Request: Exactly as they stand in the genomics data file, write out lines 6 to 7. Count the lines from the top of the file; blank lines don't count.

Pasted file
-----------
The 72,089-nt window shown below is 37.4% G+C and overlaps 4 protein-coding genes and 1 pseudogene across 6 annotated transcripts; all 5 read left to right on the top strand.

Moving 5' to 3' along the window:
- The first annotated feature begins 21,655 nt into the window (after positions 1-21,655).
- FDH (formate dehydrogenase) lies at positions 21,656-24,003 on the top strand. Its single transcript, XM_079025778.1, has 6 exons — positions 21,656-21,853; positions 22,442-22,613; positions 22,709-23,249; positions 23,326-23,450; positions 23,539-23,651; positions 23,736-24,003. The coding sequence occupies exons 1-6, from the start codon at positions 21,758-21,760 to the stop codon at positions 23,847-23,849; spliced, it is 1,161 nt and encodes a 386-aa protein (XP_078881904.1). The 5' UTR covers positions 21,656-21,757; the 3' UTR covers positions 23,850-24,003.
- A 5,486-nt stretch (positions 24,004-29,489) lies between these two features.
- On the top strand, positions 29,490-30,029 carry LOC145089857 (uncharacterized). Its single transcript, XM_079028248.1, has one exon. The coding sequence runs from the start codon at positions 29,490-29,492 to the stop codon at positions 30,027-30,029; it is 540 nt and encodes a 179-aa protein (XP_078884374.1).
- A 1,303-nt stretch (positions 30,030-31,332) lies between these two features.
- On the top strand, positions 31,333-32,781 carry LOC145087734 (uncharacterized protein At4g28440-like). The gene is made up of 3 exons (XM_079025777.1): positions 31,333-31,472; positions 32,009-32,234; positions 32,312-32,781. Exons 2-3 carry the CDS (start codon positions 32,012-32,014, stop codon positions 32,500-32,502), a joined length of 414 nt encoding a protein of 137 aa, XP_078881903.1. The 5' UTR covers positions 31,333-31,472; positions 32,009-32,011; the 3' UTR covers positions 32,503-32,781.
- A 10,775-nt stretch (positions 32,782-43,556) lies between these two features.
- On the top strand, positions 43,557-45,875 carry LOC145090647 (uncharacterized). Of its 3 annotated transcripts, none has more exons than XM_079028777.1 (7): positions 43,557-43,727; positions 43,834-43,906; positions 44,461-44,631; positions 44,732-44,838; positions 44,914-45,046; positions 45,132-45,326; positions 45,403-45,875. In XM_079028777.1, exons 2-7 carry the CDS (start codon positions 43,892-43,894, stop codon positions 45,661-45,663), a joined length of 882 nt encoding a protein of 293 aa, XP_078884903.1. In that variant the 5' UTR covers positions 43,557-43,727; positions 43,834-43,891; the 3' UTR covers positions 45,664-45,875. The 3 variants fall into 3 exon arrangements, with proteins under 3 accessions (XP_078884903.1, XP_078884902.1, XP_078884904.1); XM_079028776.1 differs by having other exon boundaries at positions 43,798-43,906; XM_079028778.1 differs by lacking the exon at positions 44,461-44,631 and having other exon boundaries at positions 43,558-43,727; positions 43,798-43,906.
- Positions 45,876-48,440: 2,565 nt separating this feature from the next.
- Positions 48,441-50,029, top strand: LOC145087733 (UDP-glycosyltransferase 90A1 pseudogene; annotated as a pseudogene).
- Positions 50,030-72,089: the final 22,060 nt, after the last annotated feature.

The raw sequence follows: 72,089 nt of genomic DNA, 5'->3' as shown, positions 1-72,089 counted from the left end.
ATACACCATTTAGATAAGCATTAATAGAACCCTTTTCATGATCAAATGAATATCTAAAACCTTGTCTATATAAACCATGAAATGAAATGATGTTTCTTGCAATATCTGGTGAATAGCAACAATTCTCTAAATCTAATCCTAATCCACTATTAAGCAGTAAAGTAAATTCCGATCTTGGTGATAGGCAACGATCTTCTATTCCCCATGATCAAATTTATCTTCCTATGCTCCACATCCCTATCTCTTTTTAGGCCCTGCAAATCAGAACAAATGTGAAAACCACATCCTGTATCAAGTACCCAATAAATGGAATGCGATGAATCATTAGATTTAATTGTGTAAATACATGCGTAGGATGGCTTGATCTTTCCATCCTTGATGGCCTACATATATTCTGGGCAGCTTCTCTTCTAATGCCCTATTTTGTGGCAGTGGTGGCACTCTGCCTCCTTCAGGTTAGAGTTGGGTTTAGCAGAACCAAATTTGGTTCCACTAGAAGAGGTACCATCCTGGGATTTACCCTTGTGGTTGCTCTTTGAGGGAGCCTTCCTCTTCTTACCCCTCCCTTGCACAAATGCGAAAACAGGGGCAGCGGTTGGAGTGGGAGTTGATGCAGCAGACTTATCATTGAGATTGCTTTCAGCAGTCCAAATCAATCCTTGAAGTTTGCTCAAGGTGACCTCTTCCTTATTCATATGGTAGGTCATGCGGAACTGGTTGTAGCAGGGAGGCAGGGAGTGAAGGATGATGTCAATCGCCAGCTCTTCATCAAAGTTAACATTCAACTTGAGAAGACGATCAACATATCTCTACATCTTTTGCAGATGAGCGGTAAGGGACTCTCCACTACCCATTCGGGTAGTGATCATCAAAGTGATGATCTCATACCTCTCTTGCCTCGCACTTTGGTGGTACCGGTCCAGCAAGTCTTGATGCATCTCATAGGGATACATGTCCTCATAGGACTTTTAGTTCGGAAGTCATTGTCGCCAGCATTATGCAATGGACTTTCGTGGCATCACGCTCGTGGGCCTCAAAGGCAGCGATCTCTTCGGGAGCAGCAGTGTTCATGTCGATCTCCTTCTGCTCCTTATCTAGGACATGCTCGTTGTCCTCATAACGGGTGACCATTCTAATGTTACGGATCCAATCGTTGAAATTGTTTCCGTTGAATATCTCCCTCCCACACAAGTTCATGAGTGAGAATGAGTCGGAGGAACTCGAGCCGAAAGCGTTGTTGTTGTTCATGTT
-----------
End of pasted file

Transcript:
- On the top strand, positions 29,490-30,029 carry LOC145089857 (uncharacterized). Its single transcript, XM_079028248.1, has one exon. The coding sequence runs from the start codon at positions 29,490-29,492 to the stop codon at positions 30,027-30,029; it is 540 nt and encodes a 179-aa protein (XP_078884374.1).
- A 1,303-nt stretch (positions 30,030-31,332) lies between these two features.